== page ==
The outlook for the next two years will depend on how the conflict between Russia and Ukraine evolves. With so much uncertainty at present, KPMG’s Global Economic Outlook has developed three scenarios to examine the prospects for the world economy:

• The main scenario assumes that world oil prices will be US$30 higher than their path prior to the escalation of the crisis, while gas prices will be 50% higher across Europe. It also incorporates a 5% rise in global food prices.
• A more severe scenario looks at the potential impact with world oil prices US$40 higher together with a 100% rise in gas prices for Europe and 50% rise in gas prices for the rest of the world. This downside scenario also assumes a 10% rise in global food prices. Both scenarios incorporate a 23% rise in average metal prices and a 4% increase in the cost of agricultural inputs. They also include higher investment risk premia and additional government spending in Europe.
• The report’s upside scenario looks at the possible outcome should the conflict resolve sooner than anticipated, with prices returning to early February levels and production and trade flows restored.

Chart: World GDP group under three scenarios

The report’s analysis found that global GDP growth could range between 3.3%-4% this year and between 2.5%-3.2% in 2023, depending on the scenario. Risks to KPMG’s forecast are currently skewed to the downside.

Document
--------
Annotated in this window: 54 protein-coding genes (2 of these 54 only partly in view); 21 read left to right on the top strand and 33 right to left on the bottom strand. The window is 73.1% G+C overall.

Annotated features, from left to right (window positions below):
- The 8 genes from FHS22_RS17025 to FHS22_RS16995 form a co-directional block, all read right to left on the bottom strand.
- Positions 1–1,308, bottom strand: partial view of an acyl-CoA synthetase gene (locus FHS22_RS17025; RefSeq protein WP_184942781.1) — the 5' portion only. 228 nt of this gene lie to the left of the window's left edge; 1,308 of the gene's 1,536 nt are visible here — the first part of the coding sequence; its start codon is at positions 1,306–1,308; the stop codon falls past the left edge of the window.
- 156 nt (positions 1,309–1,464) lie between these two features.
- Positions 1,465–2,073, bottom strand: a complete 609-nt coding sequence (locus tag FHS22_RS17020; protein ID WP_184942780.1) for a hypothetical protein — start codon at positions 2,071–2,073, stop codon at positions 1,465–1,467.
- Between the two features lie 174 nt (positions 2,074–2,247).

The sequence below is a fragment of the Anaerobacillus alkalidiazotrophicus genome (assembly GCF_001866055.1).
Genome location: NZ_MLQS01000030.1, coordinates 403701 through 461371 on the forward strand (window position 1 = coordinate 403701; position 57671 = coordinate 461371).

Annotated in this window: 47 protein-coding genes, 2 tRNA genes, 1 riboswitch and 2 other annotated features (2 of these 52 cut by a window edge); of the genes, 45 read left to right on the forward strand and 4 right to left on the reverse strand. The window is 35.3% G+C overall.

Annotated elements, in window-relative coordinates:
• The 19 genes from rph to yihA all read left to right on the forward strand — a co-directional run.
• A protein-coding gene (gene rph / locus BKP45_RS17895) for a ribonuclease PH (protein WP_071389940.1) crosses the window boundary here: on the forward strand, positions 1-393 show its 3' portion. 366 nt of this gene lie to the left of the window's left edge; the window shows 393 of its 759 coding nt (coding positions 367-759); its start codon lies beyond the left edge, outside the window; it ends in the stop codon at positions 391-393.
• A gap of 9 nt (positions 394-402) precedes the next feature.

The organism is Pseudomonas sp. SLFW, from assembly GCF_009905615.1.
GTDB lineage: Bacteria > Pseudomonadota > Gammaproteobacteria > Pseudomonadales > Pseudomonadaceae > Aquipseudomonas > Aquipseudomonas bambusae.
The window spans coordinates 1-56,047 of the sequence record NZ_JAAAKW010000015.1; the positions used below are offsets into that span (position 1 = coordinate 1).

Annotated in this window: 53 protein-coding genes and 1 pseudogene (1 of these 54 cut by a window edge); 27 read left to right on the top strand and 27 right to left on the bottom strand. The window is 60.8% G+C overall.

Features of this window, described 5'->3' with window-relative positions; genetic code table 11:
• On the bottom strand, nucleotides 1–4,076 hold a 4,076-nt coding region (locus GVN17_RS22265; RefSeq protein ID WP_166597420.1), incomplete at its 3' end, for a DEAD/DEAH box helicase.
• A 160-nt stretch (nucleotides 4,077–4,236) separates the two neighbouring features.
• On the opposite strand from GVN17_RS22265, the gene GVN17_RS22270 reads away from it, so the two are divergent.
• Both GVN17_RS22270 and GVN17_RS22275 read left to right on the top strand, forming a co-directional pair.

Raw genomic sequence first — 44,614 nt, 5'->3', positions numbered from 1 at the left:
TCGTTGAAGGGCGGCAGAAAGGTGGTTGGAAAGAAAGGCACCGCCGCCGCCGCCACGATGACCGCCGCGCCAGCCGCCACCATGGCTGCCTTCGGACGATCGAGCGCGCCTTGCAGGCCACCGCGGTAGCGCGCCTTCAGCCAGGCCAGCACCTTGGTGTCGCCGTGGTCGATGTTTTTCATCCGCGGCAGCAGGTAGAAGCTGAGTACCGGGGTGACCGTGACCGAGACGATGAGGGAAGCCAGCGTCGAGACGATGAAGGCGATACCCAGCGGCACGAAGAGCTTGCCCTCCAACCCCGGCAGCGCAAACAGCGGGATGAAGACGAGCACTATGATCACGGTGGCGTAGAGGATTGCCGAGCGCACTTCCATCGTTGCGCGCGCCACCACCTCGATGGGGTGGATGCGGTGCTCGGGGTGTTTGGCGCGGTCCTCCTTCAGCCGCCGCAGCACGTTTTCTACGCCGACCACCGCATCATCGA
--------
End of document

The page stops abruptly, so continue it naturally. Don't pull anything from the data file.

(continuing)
“However, in South Africa the forecast is much lower with a 1.8% growth in 2023 and a possible convergence back to the average pre-COVID-19 level of 1.7%. This driven by insufficient tangible policy action to increase the lower investment and consumption spending caused by a reaction to a number of governance challenges including ongoing policy uncertainty, corruption, aging infrastructure and continued power shortages, the absence of growth stimulating policy interventions and inadequate levels of service delivery,” continues Blackmore.

It is possible to envisage that the conflict between Russia and Ukraine escalates beyond the report’s downside scenario, with cuts to energy supplies for example causing a significant disruption to production in parts of Europe. The COVID-19 pandemic is still causing shutdowns in major economies such as China, and a new wave could undo the progress in easing global supply chain blockages.

Gary Reader, Global Head of Clients and Markets at KPMG, commented:
“Before the outbreak of war in Ukraine, different territories and regions were at different stages of their post-COVID-19 economic recovery, and that is reflected in the analysis from our Chief Economists. But, while GDP forecasting varies, there are a number of clear, consistent themes and threats facing the planet. Armed conflict may currently be restricted to Eastern Europe, but it’s already having far-reaching consequences for all nations.

“Supply chain issues have moved from a post-covid issue to a major immediate threat, with potential shortages in natural gas, metals and grains, among many others. While shortages will impact every territory, we anticipate a disproportionate impact on some of the world’s poorest places and people, compounding long-term challenges for the planet’s collective recovery. Meanwhile, inflation looks set to become a major theme for everyone, raising the threat of a worldwide cost-of-living crisis. Economic forecasting is not a perfect science, but what KPMG’s Global Economic Outlook does do is shine a light on the path ahead, providing a degree of guidance in an increasingly difficult journey.”